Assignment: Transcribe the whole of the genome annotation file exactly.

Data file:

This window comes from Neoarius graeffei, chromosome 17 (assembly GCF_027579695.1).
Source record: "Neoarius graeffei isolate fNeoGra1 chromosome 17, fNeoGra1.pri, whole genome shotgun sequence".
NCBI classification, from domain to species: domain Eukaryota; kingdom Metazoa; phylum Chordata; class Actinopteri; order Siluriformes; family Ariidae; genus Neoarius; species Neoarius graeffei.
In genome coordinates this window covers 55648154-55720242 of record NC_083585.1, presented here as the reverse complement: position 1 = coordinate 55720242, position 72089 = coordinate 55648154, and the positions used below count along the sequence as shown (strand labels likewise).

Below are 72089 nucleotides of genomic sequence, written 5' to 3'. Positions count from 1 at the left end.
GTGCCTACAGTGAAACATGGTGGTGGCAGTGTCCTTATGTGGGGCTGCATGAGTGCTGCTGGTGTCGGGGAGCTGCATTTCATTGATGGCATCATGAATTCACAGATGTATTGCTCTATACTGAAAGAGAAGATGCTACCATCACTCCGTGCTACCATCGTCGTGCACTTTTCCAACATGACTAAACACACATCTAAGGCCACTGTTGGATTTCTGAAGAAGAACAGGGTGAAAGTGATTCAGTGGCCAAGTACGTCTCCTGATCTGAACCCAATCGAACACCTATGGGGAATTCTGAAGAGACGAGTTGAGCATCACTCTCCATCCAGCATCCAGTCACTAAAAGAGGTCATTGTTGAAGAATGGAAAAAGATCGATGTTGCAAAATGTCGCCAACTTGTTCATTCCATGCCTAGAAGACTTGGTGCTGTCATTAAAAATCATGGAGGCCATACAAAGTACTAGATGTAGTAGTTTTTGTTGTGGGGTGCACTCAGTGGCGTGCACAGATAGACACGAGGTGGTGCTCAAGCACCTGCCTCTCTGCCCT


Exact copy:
This window comes from Neoarius graeffei, chromosome 17 (assembly GCF_027579695.1).
Source record: "Neoarius graeffei isolate fNeoGra1 chromosome 17, fNeoGra1.pri, whole genome shotgun sequence".
NCBI classification, from domain to species: domain Eukaryota; kingdom Metazoa; phylum Chordata; class Actinopteri; order Siluriformes; family Ariidae; genus Neoarius; species Neoarius graeffei.
In genome coordinates this window covers 55648154-55720242 of record NC_083585.1, presented here as the reverse complement: position 1 = coordinate 55720242, position 72089 = coordinate 55648154, and the positions used below count along the sequence as shown (strand labels likewise).

Below are 72089 nucleotides of genomic sequence, written 5' to 3'. Positions count from 1 at the left end.
GTGCCTACAGTGAAACATGGTGGTGGCAGTGTCCTTATGTGGGGCTGCATGAGTGCTGCTGGTGTCGGGGAGCTGCATTTCATTGATGGCATCATGAATTCACAGATGTATTGCTCTATACTGAAAGAGAAGATGCTACCATCACTCCGTGCTACCATCGTCGTGCACTTTTCCAACATGACTAAACACACATCTAAGGCCACTGTTGGATTTCTGAAGAAGAACAGGGTGAAAGTGATTCAGTGGCCAAGTACGTCTCCTGATCTGAACCCAATCGAACACCTATGGGGAATTCTGAAGAGACGAGTTGAGCATCACTCTCCATCCAGCATCCAGTCACTAAAAGAGGTCATTGTTGAAGAATGGAAAAAGATCGATGTTGCAAAATGTCGCCAACTTGTTCATTCCATGCCTAGAAGACTTGGTGCTGTCATTAAAAATCATGGAGGCCATACAAAGTACTAGATGTAGTAGTTTTTGTTGTGGGGTGCACTCAGTGGCGTGCACAGATAGACACGAGGTGGTGCTCAAGCACCTGCCTCTCTGCCCT